A $2.1 billion pandemic lifeline for undocumented workers runs out

Earlier this year, New York created a $2.1 billion fund to help immigrants living in the country without legal permission and others who weathered the pandemic without access to government relief. The Excluded Workers Fund, by far the biggest of its kind in the country, was intended to provide eligible workers with one-time payments to help cover costs associated with joblessness, such as back rent and medical bills.

But just a few months after the state began accepting applications, the fund is about to run out of money, following a blitz in claims and a speedy distribution of aid. State authorities announced they would stop accepting new applications as of Oct. 8, adding that even those who had applied in the two weeks before that deadline might not be approved.

The fund’s rapid depletion could mean that tens of thousands of applicants might miss out on payments, according to organisers and state lawmakers who championed the fund.

It could also mean that thousands more may never get an opportunity to apply at all, including upstate workers or other immigrants in more isolated areas who do not have transportation or ready access to the community-based organisations that have been instrumental in helping people assemble their applications.

Soaring demand for the fund has placed pressure on Gov. Kathy Hochul to add more money to the pot in what could be an early test of her progressive bona fides as she campaigns next year. Hochul, a Democrat, had made it a priority to fast-track the disbursement of the original $2.1 billion when she ascended to the state’s top job after Gov. Andrew Cuomo resigned in August.

The fund, which awards grants of up to $15,600, was one of the most contentious points of debate during negotiations over the state budget and had faced some resistance from Cuomo, who said he was concerned about the risk of fraud.

Republicans, who are in the minority in the Legislature, have pushed back on the idea of diverting additional taxpayer dollars to the fund.

“It’s not surprising that there’s no amount of money that will ever be enough for these advocates,” said Sen. Rob Ortt, the Republican minority leader in the state Senate. “They want to make this a permanent thing.”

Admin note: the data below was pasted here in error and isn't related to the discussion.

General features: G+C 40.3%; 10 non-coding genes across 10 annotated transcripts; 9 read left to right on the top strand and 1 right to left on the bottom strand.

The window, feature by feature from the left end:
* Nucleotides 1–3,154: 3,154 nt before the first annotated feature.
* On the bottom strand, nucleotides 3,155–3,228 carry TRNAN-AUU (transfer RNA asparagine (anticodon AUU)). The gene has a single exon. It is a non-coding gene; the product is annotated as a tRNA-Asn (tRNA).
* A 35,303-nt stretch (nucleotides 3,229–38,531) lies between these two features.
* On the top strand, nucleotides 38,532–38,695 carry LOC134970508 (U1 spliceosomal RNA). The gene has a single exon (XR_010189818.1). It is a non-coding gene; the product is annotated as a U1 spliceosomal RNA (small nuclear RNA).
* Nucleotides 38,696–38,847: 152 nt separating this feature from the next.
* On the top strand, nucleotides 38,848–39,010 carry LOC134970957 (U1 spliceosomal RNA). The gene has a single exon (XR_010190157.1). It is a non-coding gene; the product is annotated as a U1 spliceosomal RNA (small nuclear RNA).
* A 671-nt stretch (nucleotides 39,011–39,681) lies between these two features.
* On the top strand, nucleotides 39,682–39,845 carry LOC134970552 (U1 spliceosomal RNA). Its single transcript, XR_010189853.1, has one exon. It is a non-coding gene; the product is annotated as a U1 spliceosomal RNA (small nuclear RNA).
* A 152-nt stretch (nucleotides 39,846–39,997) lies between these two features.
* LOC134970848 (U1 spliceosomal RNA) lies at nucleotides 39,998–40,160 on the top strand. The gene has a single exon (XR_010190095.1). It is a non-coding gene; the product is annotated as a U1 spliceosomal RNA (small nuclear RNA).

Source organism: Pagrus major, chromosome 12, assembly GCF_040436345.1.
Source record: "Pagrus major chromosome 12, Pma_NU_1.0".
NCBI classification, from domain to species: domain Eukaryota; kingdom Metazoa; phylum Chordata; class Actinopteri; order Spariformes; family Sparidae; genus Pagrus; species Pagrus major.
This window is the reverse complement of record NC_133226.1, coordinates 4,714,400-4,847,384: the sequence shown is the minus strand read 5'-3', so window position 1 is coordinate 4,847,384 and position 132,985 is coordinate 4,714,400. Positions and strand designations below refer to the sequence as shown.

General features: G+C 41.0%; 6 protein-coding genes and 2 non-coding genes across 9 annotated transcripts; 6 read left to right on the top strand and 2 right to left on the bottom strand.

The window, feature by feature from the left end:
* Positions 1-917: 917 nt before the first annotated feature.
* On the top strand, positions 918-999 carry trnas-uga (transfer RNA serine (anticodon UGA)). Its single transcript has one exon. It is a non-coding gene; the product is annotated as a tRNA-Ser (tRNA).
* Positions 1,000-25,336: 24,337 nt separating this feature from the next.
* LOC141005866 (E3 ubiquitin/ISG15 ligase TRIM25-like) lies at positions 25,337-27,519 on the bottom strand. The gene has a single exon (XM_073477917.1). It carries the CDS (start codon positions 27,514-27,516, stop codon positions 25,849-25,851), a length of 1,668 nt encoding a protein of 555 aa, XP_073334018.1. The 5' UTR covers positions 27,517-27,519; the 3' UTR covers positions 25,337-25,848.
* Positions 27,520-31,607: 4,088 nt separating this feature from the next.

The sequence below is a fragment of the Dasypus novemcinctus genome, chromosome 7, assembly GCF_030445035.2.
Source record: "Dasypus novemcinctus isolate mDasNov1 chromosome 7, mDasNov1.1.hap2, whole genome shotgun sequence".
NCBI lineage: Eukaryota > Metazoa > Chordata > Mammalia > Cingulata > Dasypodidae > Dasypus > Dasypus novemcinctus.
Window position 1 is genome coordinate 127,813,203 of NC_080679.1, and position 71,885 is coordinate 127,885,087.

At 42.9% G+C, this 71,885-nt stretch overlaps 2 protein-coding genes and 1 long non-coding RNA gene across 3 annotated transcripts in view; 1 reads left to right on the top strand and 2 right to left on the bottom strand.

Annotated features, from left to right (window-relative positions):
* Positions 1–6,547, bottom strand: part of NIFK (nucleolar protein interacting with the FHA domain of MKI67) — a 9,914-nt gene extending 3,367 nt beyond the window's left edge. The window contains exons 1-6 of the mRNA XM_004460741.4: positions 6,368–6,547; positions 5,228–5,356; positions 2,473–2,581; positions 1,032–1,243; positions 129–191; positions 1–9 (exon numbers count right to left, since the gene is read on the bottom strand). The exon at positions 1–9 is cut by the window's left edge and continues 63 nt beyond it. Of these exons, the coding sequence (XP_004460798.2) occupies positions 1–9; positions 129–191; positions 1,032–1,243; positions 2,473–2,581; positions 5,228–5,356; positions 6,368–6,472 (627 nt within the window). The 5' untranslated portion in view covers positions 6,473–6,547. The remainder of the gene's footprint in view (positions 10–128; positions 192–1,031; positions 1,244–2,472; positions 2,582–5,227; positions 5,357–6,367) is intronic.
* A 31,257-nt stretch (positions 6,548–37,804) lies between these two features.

On Monday, a group of activists called on Hochul to expand the fund by $3 billion in the next budget and to come up with additional money to cover eligible claims that had been submitted before the deadline this year.

“Those folks did all they could,” said Bianca Guerrero of the community organisation Make the Road New York, who was the campaign coordinator of the Fund Excluded Workers coalition, which held rallies, closed bridges and waged a hunger strike to push for the fund. “It’s not enough to finish the job that the last governor started; we need her to make sure that it meets the actual demand.”

To date, the state has distributed just over two-thirds of the fund to about 128,000 people, a fraction of the nearly 351,000 claims that were received.

Hochul said last week that “$2.1 billion was an extraordinary amount of money, and we don’t have that level of money available just to deploy for something like this.”

She added that her administration was instead looking at “short-term” solutions, while suggesting that the discussion of additional money might be taken up again early next year, when the state Legislature returns to session to pass the next budget.

It is unclear how much support expanding the fund has in the Legislature. While a group of 15 lawmakers, including Sen. Jessica Ramos, a Queens Democrat who sponsored the legislation that created the fund, sent a letter this month to Hochul asking for additional money, Democratic leaders have stayed quiet. Sen. Andrea Stewart-Cousins, the majority leader in the Senate, declined to comment, while Carl E. Heastie, the speaker of the Assembly, did not reply to requests for comment.